Although the senior Ishikawa was not from the north, he was attracted by the claims that North Korea was a worker’s paradise.  And though his wife and children were not that enthusiastic about the move, it was settled and the Ishikawas were soon on their way.  It wasn’t long before they realized what a mistake it was to go back to Korea.  They left a life of relative comfort for one of abject poverty.  Very soon, “Tiger” found out that he couldn’t fight his way out of sticky situations anymore.  The government took everything from them.  Very soon, what little they brought with them from Japan was gone and they had to struggle hard every day just to survive.

Making matters worse was the fact that the Koreans looked down on the Japanese people who were there and the “returners”; that is, Koreans who repatriated to North Korea from Japan.  They were relegated to worse jobs and not educated as well.  Ishikawa’s family was given a “nice” house– nice, only because it had a tiled roof.  One day, a friend of the family’s came over, got drunk, and smoked a cigarette in bed.  He passed out and his cigarette caused a fire.  The house went down in flames and the family was forced to build a new one completely by themselves, right down to cutting down the trees used for the walls and roof.

Ishikawa writes of the trouble he had finding love.  He fell in love with one woman, but her family wouldn’t accept him because he was Japanese.  Later, he was paired up with a woman whom he described as “not beautiful”.  Their union lasted a year, long enough for her to present him a son.  Then she begged for a divorce and left him with the boy to raise on his own

He did manage to find a second wife, one with whom he was more compatible.  She could not live with him for some time, though, because she was caring for her grandmother.  They eventually had two more children.  Meanwhile, one of his sisters came home, having been cast out by her husband.  She was pregnant and had his two sons from a prior relationship with her.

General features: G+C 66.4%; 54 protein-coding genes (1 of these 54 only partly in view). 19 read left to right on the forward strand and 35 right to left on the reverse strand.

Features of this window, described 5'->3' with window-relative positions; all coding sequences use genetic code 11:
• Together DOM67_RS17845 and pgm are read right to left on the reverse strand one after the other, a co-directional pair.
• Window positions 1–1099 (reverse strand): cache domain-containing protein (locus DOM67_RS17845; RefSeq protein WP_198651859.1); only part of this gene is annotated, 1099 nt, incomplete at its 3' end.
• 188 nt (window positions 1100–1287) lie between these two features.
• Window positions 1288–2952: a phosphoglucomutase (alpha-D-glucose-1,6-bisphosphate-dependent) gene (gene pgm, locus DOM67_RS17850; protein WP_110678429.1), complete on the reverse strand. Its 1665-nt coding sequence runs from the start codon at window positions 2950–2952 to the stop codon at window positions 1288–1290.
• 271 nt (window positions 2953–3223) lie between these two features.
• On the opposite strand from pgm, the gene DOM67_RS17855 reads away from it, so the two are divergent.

I’m not sure how much input the translators had in how this book was written, but I found Ishikawa’s writing very compelling.  The book is written in the first person and is in a conversational tone, as if he’s sitting next to you talking to you about his experiences.  He seems like a very likable person, even when he becomes so desperately unhappy that he contemplates suicide.  Indeed, he was in the middle of his attempt when a co-worker– a guy who had the same job burning coal– came upon the author and saved his life.

That was only the first of several times when Ishikawa avoided what should have been certain death.  The story leads up to his dramatic and unlikely escape from North Korea in 1996.  Originally, he’d planned to try to save his family.  They were all starving to death.  Since Ishikawa was actually Japanese, he got help from unlikely sources… and ultimately, he lived to tell the tale.

Honestly, what really got to me was his description of what it was like to slowly starve.  He explains the desperate lengths people went to simply to subsist in a place where there simply wasn’t any food at all.  He writes of boiling pine bark for as long as possible to prevent the toxins from poisoning him.  Then, once he choked down the pine bark, which had been fashioned into something roughly resembling a rice cake, he suffered through gut pain and constipation so severe that he had to manually dislodge his fecal matter from his anus.  He explains how frustrating it is to read posters made by the government, instructing people on how to make their meager rations last longer so they could keep working.  And, of course, all of the posters included multiple exclamation points.  They were probably made by people who had relatively plenty to eat.